Tag Archives: CloudCatcher 2016

Cloud Catcher 2016 Day 4 – The Power of Song

Yesterday, I decided to make our allies a camp fire. As I walked past the art and craft tent, my materials presented themselves: a ball of variegated red and black yarn, cardboard and scissors. Magically, a pom pom of flame appeared. I now tossed it into the centre of our circle of allies. Relief, turtle soup was off the menu! The two turtles sighed. The words: ‘You go first,’ and ‘no, please, after you,’ were no longer heard.

I am feeling physically tired, mentally very wary and slightly jaded. Between Days 2 and 3 I usually have some kind of personal crisis: triggered by path or myth, I melt down. Outwardly swimming smoothly, my legs are generally paddling fast so as not to sink. Culturally, I do not cry. It is just not an option: I’m still working to change this. ‘Am I there yet?’ ‘No, but I’m closer.’ So, when supporters start asking: ‘How are you?’ I appreciate their kindness and care. In many ways they read me better externally than I read myself internally. They are a breath of fresh air in the human race.

This is my ninth Australian Reclaiming Witch Camp. I have only attended Australian Witch camps. In 2012, a chance encounter with a flyer in the small country town of Bellingen, NSW led me up the mountain to my first. It was the first Cloud Catcher. A seeker, I looked for a regular retreat and found Witch Camp.

Witch Camps give me personal growth and a time for self-reflection. Five years ago I had no idea of the treasure I would find at the mountain top. Arriving alone at dusk, I found a community of witches. The camp was on a site called Koonjewarre. It is bizarrely situated opposite a bed & breakfast called the Mouse’s House. I opened the door to the Orientation Meeting to find friends, support and a spirituality close to my own.

When the teacher says: ‘We are going into a deep trance today, and here are some portals for you to write from.’ I think: ‘What the … (insert expletive here)?’ I’m tired. She says ‘Trust the process.’ I think: ‘What harm can it do?’

She says: ‘Here are the portals: through the fiery dance; step into the mystery; love is our magic; I witness, I listen; love will hold us.’ Before I know it, she starts drumming. She’s saying choose one of the portals or choose as many as you like, or all of them, and just write.’ I’m still at the ‘What the … expletive?’ stage. I don’t like the (seemingly) unclear instructions. I feel a melt down coming on. She says: ‘Trust the process.’ I decide to go with trusting the process. I choose: ‘Love is our magic.’ and start writing.

After a page or two of ‘stream of consciousness’ writing I am led out of trance. The teacher asks us to look back at our writing, from this we are to write a chant, song or poem. Later, to the accompaniment of drumming we are invited to present our work in the centre of the circle. With ease I start dancing in the centre and chant:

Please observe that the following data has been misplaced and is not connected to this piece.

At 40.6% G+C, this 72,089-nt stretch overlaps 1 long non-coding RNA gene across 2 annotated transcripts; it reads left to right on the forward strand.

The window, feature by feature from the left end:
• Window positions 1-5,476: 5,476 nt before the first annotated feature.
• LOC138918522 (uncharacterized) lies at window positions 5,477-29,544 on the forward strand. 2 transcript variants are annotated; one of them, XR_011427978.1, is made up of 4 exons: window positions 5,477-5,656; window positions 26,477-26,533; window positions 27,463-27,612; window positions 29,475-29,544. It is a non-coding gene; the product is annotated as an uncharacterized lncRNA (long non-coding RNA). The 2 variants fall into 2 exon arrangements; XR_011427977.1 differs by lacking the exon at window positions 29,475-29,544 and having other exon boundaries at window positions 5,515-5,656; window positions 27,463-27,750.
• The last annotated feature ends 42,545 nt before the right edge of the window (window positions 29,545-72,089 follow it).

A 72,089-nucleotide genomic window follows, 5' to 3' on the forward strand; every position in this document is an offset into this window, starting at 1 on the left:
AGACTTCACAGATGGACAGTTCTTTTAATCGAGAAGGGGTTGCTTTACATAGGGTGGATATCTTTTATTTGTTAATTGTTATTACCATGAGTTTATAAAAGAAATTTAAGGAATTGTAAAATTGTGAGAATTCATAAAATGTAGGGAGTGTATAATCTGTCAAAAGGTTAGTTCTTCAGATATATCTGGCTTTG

Hand reaches out for hand,
We are stronger than we know,
Kindness creates a common bond,
Igniting the magic spark of love.

In our dreaming, imagine,
Tall trees, small forests,
Tiny seeds bursting through,
Climbing cliffs of love,

Flint strikes rock,
Fire cleanses completely,
There is nothing left,
But harmony and a new beginning.

We close circle. I have taken a step closer to finding my voice.

* Koonjewarre = an Indigenous word meaning ‘meeting place on high-ground

CloudCatcher 2016 Day 3 – Labyrinth Path

“We dance the labyrinth and the lands with Fae allies at our side, opening new paths, crossing edges that might have been closed before, and closing the doors that no longer serve us” (Day 3 Intent)

Today we had the opportunity to ‘Aspect’ our Fae ally and to be a ‘Tender’ to one of our peers when they did the same. Thibaut lead a detailed discussion on Aspecting and Tending before we began, and after ensuring that we had properly prepared ourselves, we paired off so each person could take a turns in either role.

Prior to Aspecting today, our group had altered the labyrinth path slightly so that we could walk through the ‘human’ gate, and out the Faery gate, into the lands of the Fae. The time spent walking through the labyrinth would be the time in which we were inviting our being to walk with us, in us, or around us.

I took on the role of tender first- My partner communicated to me that they would probably not need much assistance or guidance during their Aspecting; requesting for me just to witness, and carry their water bottle. They also suggested some personal topics to ask them questions about when grounding afterwards.

I hear a call, it comes from far away; I don’t know where it leads, behind the gates of night and day.. (chant)